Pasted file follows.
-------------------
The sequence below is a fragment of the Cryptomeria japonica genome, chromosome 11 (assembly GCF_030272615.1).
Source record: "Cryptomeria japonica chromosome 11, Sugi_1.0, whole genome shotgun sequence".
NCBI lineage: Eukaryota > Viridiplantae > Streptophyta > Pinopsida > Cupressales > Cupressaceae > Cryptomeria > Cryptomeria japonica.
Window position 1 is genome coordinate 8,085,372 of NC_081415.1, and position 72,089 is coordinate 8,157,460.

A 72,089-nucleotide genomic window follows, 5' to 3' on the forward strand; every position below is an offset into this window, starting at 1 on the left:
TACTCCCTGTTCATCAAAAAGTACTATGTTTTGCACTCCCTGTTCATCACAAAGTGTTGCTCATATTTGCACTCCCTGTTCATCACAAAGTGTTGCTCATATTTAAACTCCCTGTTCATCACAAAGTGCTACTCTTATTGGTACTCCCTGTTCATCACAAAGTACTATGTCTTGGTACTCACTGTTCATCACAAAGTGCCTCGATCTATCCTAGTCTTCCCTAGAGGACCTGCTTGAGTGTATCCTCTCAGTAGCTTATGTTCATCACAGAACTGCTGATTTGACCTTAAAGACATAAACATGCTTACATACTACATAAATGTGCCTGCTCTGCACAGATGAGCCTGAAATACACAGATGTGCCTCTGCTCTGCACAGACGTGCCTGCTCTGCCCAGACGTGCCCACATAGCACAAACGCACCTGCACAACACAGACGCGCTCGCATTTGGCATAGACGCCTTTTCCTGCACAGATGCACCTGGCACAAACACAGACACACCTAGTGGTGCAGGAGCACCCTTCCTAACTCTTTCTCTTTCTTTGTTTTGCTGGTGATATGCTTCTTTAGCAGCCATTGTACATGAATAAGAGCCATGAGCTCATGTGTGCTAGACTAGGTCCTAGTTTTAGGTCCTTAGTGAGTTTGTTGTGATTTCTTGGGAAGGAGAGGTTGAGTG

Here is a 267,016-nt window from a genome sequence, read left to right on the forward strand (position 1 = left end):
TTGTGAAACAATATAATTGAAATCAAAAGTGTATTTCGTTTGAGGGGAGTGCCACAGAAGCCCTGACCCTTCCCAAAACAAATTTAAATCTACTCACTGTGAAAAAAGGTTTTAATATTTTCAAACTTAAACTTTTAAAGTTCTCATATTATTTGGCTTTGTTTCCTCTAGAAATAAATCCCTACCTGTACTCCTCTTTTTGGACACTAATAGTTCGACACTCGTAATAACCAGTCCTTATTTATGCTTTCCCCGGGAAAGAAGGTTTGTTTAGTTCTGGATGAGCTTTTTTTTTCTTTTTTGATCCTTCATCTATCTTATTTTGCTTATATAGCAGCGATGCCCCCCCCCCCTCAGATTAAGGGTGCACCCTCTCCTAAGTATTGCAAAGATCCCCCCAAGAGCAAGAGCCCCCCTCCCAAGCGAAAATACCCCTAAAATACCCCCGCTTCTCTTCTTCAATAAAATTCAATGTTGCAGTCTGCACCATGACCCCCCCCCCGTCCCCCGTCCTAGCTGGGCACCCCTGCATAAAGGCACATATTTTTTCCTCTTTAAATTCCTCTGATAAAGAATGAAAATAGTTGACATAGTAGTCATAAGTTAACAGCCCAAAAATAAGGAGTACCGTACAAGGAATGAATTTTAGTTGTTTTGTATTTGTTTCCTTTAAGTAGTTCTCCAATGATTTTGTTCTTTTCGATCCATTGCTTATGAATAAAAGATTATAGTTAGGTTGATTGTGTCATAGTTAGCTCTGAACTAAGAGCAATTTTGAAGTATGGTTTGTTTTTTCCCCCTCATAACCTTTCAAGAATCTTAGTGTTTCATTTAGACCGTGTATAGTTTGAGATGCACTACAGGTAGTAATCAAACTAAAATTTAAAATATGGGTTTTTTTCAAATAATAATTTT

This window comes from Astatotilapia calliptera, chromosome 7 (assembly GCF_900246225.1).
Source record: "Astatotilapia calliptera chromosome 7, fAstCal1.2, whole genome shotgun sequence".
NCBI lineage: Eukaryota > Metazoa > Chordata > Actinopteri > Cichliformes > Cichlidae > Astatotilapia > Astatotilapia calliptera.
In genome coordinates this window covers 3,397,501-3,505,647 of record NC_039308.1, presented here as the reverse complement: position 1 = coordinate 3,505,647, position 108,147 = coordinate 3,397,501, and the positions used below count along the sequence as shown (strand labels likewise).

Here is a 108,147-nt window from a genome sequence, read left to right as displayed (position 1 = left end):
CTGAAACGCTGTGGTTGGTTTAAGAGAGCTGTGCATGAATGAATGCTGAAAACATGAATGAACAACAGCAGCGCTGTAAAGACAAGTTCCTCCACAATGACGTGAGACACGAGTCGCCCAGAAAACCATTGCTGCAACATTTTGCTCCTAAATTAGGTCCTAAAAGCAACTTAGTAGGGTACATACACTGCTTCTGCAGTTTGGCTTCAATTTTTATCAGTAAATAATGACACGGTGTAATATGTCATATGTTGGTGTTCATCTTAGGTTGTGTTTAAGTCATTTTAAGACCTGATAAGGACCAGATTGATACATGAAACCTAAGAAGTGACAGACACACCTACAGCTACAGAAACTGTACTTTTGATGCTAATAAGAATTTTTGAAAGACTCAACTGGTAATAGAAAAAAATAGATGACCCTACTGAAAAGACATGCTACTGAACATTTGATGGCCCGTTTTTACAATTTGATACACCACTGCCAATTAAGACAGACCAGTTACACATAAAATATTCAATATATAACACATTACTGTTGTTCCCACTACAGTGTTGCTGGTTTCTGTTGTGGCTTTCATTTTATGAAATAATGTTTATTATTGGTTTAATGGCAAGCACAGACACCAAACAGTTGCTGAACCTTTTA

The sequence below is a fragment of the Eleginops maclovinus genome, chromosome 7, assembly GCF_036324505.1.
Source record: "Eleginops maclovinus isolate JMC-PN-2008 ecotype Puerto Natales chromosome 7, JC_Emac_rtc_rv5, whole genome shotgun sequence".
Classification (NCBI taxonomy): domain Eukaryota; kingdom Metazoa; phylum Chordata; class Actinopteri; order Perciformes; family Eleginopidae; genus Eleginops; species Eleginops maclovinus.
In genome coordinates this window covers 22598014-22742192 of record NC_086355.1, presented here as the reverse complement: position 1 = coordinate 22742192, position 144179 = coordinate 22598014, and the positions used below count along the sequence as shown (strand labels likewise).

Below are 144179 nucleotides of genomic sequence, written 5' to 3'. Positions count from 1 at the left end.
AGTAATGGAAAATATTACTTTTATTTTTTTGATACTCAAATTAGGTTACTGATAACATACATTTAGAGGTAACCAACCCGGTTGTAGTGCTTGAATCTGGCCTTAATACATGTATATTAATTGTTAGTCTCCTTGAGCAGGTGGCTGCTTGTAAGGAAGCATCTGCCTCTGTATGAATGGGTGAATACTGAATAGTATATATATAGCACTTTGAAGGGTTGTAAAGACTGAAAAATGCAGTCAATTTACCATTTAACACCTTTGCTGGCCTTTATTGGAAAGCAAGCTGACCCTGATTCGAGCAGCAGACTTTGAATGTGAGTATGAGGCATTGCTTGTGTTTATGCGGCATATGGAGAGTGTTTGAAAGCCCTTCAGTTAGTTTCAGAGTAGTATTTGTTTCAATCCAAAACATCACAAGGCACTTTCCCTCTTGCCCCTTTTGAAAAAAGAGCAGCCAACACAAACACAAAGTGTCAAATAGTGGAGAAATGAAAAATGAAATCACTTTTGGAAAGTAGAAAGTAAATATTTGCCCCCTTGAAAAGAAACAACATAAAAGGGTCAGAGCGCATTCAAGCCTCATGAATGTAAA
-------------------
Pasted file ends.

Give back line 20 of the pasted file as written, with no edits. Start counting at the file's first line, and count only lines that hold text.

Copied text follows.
AGTAATGGAAAATATTACTTTTATTTTTTTGATACTCAAATTAGGTTACTGATAACATACATTTAGAGGTAACCAACCCGGTTGTAGTGCTTGAATCTGGCCTTAATACATGTATATTAATTGTTAGTCTCCTTGAGCAGGTGGCTGCTTGTAAGGAAGCATCTGCCTCTGTATGAATGGGTGAATACTGAATAGTATATATATAGCACTTTGAAGGGTTGTAAAGACTGAAAAATGCAGTCAATTTACCATTTAACACCTTTGCTGGCCTTTATTGGAAAGCAAGCTGACCCTGATTCGAGCAGCAGACTTTGAATGTGAGTATGAGGCATTGCTTGTGTTTATGCGGCATATGGAGAGTGTTTGAAAGCCCTTCAGTTAGTTTCAGAGTAGTATTTGTTTCAATCCAAAACATCACAAGGCACTTTCCCTCTTGCCCCTTTTGAAAAAAGAGCAGCCAACACAAACACAAAGTGTCAAATAGTGGAGAAATGAAAAATGAAATCACTTTTGGAAAGTAGAAAGTAAATATTTGCCCCCTTGAAAAGAAACAACATAAAAGGGTCAGAGCGCATTCAAGCCTCATGAATGTAAA